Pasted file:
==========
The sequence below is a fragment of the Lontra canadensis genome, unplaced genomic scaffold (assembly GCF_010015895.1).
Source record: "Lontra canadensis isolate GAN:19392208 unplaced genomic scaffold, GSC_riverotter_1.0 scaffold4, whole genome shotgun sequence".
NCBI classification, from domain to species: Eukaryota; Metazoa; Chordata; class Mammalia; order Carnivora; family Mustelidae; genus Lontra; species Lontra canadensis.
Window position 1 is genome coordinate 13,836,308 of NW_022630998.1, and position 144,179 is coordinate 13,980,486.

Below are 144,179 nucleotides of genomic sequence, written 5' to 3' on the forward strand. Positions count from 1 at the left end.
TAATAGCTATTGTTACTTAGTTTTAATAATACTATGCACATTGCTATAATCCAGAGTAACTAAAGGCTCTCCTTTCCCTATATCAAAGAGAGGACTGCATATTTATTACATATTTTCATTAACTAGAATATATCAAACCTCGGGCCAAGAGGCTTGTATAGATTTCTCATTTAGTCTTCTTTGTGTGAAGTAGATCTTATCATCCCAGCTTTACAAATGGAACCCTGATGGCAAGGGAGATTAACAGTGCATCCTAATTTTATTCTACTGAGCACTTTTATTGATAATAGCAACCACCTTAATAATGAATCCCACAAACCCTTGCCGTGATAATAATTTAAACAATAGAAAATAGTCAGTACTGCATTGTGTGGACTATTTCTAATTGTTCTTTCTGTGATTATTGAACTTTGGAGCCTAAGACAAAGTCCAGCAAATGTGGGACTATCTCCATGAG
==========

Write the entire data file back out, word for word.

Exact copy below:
The sequence below is a fragment of the Lontra canadensis genome, unplaced genomic scaffold (assembly GCF_010015895.1).
Source record: "Lontra canadensis isolate GAN:19392208 unplaced genomic scaffold, GSC_riverotter_1.0 scaffold4, whole genome shotgun sequence".
NCBI classification, from domain to species: Eukaryota; Metazoa; Chordata; class Mammalia; order Carnivora; family Mustelidae; genus Lontra; species Lontra canadensis.
Window position 1 is genome coordinate 13,836,308 of NW_022630998.1, and position 144,179 is coordinate 13,980,486.

Below are 144,179 nucleotides of genomic sequence, written 5' to 3' on the forward strand. Positions count from 1 at the left end.
TAATAGCTATTGTTACTTAGTTTTAATAATACTATGCACATTGCTATAATCCAGAGTAACTAAAGGCTCTCCTTTCCCTATATCAAAGAGAGGACTGCATATTTATTACATATTTTCATTAACTAGAATATATCAAACCTCGGGCCAAGAGGCTTGTATAGATTTCTCATTTAGTCTTCTTTGTGTGAAGTAGATCTTATCATCCCAGCTTTACAAATGGAACCCTGATGGCAAGGGAGATTAACAGTGCATCCTAATTTTATTCTACTGAGCACTTTTATTGATAATAGCAACCACCTTAATAATGAATCCCACAAACCCTTGCCGTGATAATAATTTAAACAATAGAAAATAGTCAGTACTGCATTGTGTGGACTATTTCTAATTGTTCTTTCTGTGATTATTGAACTTTGGAGCCTAAGACAAAGTCCAGCAAATGTGGGACTATCTCCATGAG